<p style="cursor: pointer" id="welcomeclose">Close</p>

For now, I just created some text that says "Close".

Creating Open Button

make Appear

I am going to use the "ThomasOS" text in my top-bar to open the Welcome Screen, so I already have that button.

I added an id of "welcomeopen"

	<p style="cursor: pointer" id="welcomeopen">ThomasOS</p>

I encourage you to create your own button for opening the window if you'd like! You can put it in the top-bar, or opt not to.

Identifying the buttons

Let's select them with the IDs we created

var welcomeScreenClose = document.querySelector("#welcomeclose")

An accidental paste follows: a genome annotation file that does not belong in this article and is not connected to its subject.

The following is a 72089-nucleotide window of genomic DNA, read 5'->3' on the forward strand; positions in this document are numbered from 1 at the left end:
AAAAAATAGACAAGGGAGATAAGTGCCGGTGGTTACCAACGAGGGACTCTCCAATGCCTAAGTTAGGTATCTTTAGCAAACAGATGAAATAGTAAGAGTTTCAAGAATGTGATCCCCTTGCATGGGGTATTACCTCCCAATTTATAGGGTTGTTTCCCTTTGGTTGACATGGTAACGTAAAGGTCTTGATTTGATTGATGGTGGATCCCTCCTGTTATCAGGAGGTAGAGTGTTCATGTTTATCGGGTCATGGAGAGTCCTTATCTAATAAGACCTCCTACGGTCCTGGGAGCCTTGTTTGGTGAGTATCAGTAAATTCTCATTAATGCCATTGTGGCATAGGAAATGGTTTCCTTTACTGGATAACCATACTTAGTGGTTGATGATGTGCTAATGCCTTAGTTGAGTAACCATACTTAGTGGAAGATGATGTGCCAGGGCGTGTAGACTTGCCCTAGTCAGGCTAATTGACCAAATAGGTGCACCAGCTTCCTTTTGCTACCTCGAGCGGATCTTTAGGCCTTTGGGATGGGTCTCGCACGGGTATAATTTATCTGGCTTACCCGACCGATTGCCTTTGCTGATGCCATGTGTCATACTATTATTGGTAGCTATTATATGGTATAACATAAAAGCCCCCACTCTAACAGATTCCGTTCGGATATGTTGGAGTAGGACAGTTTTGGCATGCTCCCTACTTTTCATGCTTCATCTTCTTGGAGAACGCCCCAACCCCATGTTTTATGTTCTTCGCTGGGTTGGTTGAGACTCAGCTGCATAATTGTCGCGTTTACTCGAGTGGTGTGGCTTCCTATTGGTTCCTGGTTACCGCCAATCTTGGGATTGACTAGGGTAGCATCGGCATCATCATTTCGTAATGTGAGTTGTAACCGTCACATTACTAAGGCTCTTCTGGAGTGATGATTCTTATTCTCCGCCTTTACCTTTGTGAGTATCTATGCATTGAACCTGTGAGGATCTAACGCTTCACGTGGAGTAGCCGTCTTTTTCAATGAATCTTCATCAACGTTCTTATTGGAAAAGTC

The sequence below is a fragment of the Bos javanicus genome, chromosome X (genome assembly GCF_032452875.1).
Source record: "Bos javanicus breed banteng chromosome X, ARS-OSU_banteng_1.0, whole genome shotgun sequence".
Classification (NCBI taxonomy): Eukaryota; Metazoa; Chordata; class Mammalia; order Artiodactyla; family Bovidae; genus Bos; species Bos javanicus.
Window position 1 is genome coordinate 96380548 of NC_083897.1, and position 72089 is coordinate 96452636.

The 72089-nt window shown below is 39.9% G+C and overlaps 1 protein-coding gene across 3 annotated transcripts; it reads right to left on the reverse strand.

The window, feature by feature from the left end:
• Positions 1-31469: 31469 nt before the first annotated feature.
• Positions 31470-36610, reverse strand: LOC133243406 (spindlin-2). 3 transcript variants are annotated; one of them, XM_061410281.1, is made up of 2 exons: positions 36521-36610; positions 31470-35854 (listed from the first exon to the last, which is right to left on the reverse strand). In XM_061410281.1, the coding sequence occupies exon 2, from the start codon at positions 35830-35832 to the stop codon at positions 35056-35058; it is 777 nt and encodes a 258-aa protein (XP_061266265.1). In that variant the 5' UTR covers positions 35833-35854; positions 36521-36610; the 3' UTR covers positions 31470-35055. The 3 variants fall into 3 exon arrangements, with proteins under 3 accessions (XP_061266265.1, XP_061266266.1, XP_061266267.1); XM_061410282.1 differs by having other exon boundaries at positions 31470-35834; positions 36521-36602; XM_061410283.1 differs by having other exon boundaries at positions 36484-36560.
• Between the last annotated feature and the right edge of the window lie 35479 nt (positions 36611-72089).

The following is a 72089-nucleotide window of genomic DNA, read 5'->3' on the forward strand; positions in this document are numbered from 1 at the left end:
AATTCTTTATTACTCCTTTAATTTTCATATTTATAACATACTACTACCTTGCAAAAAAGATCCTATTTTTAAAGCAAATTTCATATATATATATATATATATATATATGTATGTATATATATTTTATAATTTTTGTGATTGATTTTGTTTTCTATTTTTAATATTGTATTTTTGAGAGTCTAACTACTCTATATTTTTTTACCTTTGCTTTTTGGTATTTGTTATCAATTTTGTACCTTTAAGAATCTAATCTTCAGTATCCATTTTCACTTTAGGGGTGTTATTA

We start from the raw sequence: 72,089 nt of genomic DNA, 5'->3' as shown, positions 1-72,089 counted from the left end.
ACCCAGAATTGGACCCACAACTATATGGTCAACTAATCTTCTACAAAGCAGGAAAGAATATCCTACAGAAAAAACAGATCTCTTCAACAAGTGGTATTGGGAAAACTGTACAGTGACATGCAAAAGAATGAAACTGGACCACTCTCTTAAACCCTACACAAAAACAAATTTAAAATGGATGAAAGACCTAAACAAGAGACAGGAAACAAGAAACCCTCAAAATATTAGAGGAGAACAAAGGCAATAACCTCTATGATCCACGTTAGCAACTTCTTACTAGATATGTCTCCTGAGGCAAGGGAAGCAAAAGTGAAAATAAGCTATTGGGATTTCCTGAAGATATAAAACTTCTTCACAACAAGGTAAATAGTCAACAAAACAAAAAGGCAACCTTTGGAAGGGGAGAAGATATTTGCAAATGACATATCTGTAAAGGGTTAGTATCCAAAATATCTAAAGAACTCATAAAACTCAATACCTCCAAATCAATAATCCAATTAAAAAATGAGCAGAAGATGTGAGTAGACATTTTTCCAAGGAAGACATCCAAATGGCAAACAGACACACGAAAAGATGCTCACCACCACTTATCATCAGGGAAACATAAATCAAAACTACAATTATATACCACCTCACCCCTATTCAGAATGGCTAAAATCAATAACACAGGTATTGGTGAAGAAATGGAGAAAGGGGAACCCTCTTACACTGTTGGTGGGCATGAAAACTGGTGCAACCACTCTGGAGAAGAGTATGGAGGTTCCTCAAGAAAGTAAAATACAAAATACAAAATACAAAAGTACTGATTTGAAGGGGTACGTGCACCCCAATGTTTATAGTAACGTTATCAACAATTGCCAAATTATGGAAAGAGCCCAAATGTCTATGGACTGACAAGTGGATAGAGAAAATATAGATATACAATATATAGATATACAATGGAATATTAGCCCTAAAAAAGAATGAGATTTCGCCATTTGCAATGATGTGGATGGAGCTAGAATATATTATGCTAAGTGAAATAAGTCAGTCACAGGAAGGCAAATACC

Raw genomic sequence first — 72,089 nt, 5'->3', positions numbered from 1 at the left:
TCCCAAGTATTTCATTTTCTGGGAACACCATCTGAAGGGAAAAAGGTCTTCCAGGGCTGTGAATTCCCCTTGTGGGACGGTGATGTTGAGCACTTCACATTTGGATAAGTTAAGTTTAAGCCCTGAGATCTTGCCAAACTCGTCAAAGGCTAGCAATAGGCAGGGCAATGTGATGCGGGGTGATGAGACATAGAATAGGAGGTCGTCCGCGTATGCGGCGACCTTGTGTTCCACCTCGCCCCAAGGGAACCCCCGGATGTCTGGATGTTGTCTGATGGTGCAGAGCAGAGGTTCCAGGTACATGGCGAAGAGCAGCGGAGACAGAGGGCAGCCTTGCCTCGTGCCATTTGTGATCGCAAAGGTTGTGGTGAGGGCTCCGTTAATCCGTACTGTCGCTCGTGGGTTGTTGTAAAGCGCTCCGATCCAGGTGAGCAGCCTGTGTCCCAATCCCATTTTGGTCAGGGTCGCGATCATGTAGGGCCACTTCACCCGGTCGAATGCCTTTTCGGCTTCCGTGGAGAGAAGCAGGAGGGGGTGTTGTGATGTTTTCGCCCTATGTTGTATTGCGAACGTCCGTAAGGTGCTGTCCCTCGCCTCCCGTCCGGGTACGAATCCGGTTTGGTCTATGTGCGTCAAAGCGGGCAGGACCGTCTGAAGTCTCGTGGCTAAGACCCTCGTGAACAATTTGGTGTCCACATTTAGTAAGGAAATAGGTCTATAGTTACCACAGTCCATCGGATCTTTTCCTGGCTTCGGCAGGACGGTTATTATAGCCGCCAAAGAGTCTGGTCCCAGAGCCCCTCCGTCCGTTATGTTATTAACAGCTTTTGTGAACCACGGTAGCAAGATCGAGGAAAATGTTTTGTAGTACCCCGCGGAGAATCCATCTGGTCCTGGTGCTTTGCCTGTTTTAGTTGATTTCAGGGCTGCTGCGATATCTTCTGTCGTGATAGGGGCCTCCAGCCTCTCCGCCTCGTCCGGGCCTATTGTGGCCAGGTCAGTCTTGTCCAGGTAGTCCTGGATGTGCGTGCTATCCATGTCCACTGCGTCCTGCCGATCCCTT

var welcomeScreenOpen = document.querySelector("#welcomeopen")

Adding Event Listeners

event listener An event listener waits for a specific action to happen and then runs a function when said action happens. In this case, we're waiting for a click to trigger a function.

welcomeScreenClose.addEventListener("click", function() {

welcomeScreenOpen.addEventListener("click", function() {

Note: There are a lot of event listeners, but don't worry you don't need to memorize all of them. It may be fun to give a look at this list of event listeners supported by the browser

Styling Your Close Button

I made by button a red circle (this is a div with a set width and height, a border-radius, and a background-color).

You can make a circle or whatever else you'd like. You can even keep it as text if you'd like to.

my close button

My Code (don't steal

Organizing Our Styles